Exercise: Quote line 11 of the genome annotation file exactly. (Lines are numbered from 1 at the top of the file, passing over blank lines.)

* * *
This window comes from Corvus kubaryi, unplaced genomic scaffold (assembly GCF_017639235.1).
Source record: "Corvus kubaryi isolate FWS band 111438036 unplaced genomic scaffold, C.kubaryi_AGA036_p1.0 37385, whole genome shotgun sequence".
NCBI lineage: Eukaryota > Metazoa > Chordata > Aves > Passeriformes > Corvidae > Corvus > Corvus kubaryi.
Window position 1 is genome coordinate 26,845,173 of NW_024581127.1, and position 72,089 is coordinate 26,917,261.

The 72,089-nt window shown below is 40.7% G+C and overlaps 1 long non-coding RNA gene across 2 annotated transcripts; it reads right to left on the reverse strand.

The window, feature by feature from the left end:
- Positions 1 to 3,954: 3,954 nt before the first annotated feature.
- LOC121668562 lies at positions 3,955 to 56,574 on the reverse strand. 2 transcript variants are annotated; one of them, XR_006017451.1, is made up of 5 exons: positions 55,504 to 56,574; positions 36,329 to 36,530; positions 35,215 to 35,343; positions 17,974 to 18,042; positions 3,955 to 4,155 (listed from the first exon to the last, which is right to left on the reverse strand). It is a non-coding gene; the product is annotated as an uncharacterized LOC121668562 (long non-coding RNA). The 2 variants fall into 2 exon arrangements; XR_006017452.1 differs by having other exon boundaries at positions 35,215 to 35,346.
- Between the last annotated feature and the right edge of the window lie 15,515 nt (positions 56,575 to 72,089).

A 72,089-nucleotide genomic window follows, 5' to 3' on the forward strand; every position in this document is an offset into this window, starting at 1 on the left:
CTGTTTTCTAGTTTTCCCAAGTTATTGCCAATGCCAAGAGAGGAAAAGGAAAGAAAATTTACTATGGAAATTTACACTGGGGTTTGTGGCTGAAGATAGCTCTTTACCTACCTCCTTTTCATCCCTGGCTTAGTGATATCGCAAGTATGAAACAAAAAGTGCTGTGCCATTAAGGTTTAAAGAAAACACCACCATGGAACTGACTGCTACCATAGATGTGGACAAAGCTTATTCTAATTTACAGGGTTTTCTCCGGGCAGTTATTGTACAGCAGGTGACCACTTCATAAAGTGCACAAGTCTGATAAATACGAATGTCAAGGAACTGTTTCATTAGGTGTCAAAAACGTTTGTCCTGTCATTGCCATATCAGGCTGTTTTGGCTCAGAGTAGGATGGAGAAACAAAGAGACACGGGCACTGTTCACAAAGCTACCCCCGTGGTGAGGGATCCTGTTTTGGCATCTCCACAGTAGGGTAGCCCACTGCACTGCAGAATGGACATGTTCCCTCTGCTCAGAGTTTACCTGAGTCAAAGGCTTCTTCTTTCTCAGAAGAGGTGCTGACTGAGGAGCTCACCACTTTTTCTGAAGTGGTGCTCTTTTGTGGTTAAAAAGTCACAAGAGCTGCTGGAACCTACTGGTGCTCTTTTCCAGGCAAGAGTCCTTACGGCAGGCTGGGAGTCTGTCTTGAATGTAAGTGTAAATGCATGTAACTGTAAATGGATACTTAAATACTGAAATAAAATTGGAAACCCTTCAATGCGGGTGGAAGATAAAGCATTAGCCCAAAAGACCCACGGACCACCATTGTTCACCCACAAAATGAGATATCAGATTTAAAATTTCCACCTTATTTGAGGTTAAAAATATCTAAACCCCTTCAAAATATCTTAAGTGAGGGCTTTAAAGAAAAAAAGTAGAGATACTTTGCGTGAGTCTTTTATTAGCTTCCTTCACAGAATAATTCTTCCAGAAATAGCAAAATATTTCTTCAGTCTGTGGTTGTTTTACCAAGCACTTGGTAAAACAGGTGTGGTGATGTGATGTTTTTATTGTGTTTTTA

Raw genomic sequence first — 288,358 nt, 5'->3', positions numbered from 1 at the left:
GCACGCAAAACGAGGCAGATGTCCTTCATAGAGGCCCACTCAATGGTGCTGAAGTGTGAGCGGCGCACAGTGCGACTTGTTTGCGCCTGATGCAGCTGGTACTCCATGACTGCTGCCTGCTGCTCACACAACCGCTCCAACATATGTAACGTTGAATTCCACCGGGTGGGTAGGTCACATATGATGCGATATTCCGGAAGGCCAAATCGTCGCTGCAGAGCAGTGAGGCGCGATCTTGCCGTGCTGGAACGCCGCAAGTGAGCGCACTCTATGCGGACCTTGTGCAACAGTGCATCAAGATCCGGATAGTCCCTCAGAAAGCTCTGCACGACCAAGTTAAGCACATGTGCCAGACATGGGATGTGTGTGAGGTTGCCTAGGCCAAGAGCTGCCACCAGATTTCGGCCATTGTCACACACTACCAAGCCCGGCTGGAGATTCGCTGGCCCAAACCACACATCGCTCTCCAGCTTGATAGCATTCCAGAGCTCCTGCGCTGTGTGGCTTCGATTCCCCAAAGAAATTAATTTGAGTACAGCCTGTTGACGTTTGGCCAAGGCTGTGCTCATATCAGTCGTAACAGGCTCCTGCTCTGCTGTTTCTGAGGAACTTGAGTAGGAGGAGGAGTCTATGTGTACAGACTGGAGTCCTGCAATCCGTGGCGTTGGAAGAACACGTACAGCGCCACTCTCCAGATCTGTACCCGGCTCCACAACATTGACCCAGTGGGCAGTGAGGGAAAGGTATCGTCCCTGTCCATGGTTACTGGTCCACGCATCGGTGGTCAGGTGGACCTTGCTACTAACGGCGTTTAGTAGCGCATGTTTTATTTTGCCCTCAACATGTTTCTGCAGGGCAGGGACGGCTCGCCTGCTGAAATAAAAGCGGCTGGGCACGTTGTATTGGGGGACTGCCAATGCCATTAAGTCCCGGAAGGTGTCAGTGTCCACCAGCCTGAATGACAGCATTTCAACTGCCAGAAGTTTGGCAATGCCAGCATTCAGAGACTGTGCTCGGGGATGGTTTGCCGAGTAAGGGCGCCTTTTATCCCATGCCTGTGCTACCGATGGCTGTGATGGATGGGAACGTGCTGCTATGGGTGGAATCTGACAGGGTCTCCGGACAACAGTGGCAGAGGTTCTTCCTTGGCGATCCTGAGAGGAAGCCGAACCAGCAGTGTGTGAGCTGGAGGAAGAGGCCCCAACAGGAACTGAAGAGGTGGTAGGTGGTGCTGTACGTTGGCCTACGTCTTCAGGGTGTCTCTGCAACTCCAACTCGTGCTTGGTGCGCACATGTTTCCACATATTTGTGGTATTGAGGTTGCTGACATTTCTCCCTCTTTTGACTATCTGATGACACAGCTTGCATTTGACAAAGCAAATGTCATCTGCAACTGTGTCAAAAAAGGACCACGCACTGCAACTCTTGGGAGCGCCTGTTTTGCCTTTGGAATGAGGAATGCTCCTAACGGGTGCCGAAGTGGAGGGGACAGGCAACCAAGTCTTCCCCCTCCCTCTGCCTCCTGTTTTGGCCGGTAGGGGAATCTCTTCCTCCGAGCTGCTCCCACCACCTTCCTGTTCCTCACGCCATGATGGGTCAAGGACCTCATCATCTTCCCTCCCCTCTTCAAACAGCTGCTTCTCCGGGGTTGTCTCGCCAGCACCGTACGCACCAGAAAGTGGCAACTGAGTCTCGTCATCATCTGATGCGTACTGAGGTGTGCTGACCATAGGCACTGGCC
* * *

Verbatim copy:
CTGTTTTCTAGTTTTCCCAAGTTATTGCCAATGCCAAGAGAGGAAAAGGAAAGAAAATTTACTATGGAAATTTACACTGGGGTTTGTGGCTGAAGATAGCTCTTTACCTACCTCCTTTTCATCCCTGGCTTAGTGATATCGCAAGTATGAAACAAAAAGTGCTGTGCCATTAAGGTTTAAAGAAAACACCACCATGGAACTGACTGCTACCATAGATGTGGACAAAGCTTATTCTAATTTACAGGGTTTTCTCCGGGCAGTTATTGTACAGCAGGTGACCACTTCATAAAGTGCACAAGTCTGATAAATACGAATGTCAAGGAACTGTTTCATTAGGTGTCAAAAACGTTTGTCCTGTCATTGCCATATCAGGCTGTTTTGGCTCAGAGTAGGATGGAGAAACAAAGAGACACGGGCACTGTTCACAAAGCTACCCCCGTGGTGAGGGATCCTGTTTTGGCATCTCCACAGTAGGGTAGCCCACTGCACTGCAGAATGGACATGTTCCCTCTGCTCAGAGTTTACCTGAGTCAAAGGCTTCTTCTTTCTCAGAAGAGGTGCTGACTGAGGAGCTCACCACTTTTTCTGAAGTGGTGCTCTTTTGTGGTTAAAAAGTCACAAGAGCTGCTGGAACCTACTGGTGCTCTTTTCCAGGCAAGAGTCCTTACGGCAGGCTGGGAGTCTGTCTTGAATGTAAGTGTAAATGCATGTAACTGTAAATGGATACTTAAATACTGAAATAAAATTGGAAACCCTTCAATGCGGGTGGAAGATAAAGCATTAGCCCAAAAGACCCACGGACCACCATTGTTCACCCACAAAATGAGATATCAGATTTAAAATTTCCACCTTATTTGAGGTTAAAAATATCTAAACCCCTTCAAAATATCTTAAGTGAGGGCTTTAAAGAAAAAAAGTAGAGATACTTTGCGTGAGTCTTTTATTAGCTTCCTTCACAGAATAATTCTTCCAGAAATAGCAAAATATTTCTTCAGTCTGTGGTTGTTTTACCAAGCACTTGGTAAAACAGGTGTGGTGATGTGATGTTTTTATTGTGTTTTTA